Open Page

Welcome, words that ring true

Illus: for TH_sreejith r.kumar

Illus: for TH_sreejith r.kumar  


The use of the apt word should be appreciated rather than questioned and mocked

Many people have been wondering whether two words that Shashi Tharoor used, ‘Farrago’ (for a confused mixture) and ‘Rodomontade’ (noun: boastful or inflated talk or behaviour/verb: talk boastfully), were indeed so affected and outdated as to invite ridicule and criticism from some quarters, in particular on social media.

On the contrary, both words were not only spontaneous and apt but mot juste (French for the most appropriate and exact word). They are not archaic or defunct, and are frequently used by those who have good English, which is a languagewith a nuanced vocabulary.

Daily Mirror of the U.K. used the word ‘Farrago’ in a Sunday edition in May 2015. “Life has become a farrago of rum, vodka and champagne,” Alistair Neil wrote. The Guardian used it in an editorial in January 2016: “The farrago of politics, religion, service, violence and what not…”

The New York Times used the word ‘Rodomontade’ to describe Donald Trump in early-2016: “Trump’s rodomontade.” English playwright Tom Stoppard used it in an article that appeared in The Sun in 2013: “I feel that drinking and rodomontading go hand in hand.” Salman Rushdie used the word recently in a speech delivered at Columbia University: “Most of the characters in all religious texts and scriptures were in the habit of rodomontading.” Neither of the words sounded pompous, weird or incongruous in any of these contexts.

Coming back to Mr. Tharoor’s choice of the two rather quaint but correct words, in fact you can’t think of better and more apposite words than what he chose to employ to express his views.

The problem with many Indians is that they’ve no real knowledge, let alone command, over English, and not being native speakers of the language the vocabulary is woefully inadequate.

When we’ve ‘awesome’ and ‘wow’ for every good thing, really how can we appreciate words such as ‘Farrago’ and ‘Rodomontade’?

Mr. Tharoor is a writer and intellectual. His use of words is invariably unerring. He’s not a sciolist (a pretender to knowledge: this word was recently used by this year’s English-speaking Japanese Nobel-laureate). In this age of social networking, the uneducated or semi-educated envious hoi polloi may just talk of Mr. Tharoor’s superior English.

It is worth recalling Dr. Sarvepalli Radhakrishnan’s use of the rare but beautiful words ‘irenic’ (peace-loving; often confused with ‘ironic’) and ‘vouchsafe’ (be kind enough to give) in his writings. Both words were considered uncommon even in his time, but he essayed the meanings in a convincing manner. When Dr. Radhakrishnan wrote an essay for the Congress of World Religions in 1971, he used the word ‘irenic’ thus: “Buddha’s irenic philosophy has no parallel in the history of human civilisation.” The word perfectly and cogently conveyed the meaning, though a detractor may say the philosopher who was President could have used ‘peace-loving’ in place of ‘irenic’.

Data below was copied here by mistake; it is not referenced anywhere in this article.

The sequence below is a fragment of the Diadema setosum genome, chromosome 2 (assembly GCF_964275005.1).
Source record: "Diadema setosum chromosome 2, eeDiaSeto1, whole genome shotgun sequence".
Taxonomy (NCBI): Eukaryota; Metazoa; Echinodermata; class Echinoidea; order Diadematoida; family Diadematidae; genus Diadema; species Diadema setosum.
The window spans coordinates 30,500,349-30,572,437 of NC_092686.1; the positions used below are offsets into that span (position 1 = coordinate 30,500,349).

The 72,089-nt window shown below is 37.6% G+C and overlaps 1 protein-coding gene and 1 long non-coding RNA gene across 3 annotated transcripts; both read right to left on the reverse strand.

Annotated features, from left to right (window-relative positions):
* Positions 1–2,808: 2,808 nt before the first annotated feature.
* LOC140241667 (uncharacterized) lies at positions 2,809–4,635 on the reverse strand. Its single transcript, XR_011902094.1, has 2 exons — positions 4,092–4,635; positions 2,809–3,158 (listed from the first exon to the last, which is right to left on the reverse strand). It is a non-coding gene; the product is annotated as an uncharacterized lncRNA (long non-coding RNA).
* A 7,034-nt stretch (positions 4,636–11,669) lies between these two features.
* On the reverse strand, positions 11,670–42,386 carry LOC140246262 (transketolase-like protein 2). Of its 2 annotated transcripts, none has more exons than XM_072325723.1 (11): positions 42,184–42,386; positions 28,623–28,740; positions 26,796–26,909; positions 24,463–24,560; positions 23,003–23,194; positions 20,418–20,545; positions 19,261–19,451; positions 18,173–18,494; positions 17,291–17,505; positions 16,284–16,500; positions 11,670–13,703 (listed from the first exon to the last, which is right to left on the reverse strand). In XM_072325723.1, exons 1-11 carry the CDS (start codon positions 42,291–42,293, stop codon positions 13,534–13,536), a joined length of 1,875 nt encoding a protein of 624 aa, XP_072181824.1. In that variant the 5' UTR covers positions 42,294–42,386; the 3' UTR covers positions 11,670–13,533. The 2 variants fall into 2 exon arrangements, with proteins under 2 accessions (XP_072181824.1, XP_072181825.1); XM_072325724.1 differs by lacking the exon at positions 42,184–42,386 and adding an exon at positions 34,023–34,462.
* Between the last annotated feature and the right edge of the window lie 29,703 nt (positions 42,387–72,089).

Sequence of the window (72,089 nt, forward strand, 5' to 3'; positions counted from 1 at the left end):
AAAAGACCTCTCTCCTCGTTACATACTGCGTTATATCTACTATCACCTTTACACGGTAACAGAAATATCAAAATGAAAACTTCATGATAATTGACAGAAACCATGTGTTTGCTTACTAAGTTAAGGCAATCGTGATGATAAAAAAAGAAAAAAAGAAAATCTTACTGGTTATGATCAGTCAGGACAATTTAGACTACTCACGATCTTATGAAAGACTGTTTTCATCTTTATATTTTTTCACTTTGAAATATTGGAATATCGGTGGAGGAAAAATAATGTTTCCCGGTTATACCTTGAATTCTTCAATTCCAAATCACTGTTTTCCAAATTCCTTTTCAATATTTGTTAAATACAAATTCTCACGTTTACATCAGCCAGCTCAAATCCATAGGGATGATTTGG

Again, in 1968 Dr. Radhakrishnan wrote: “Sir Reid vouchsafed a reply.” Dr. Radhakrishnan would never have sought to flaunt his command over English or his erudition. His English was superb and his vocabulary range fascinating.

The historian Ramesh Chandra Majumdar of Dacca University headlined one of his chapters on the Mughals as ‘The sanguinary history of the Mughals’. The word ‘sanguinary’ is usually associated with bloodshed and gore. No one asked why he didn’t use a simpler synonym. The word ‘sanguinary’ really hit the nail on the head and sounded most appropriate in that specific context.

In his book, A Course in General Linguistics, Ferdinand de Saussure wrote that “words are best used in connotational contexts”. Certain words are tailor-made for a particular context or mood. They can’t be replaced with synonyms and substitutes with lesser impact and intensity. Only those who read and write extensively might understand the nuance.

Urdu poets Asadullah Khan Ghalib and Muhammad Iqbal often used difficult Arabic-Persian words. Some of their coevals criticised them for using such ink-horn terms. But a careful study of their works will reveal that both the masters used the perfect words to bring home the point.

Mr. Tharoor cannot be accused of ostentation or condescension for having used two beautiful words that had generally slipped out of the linguistic consciousness of the masses. We should rather thank him for having dug them out of oblivion. We need to do this more often in order to lift standards.

Why you should pay for quality journalism - Click to know more

Related Topics Open Page
Recommended for you
This article is closed for comments.
Please Email the Editor

Printable version | Jan 24, 2020 11:26:16 AM |

Next Story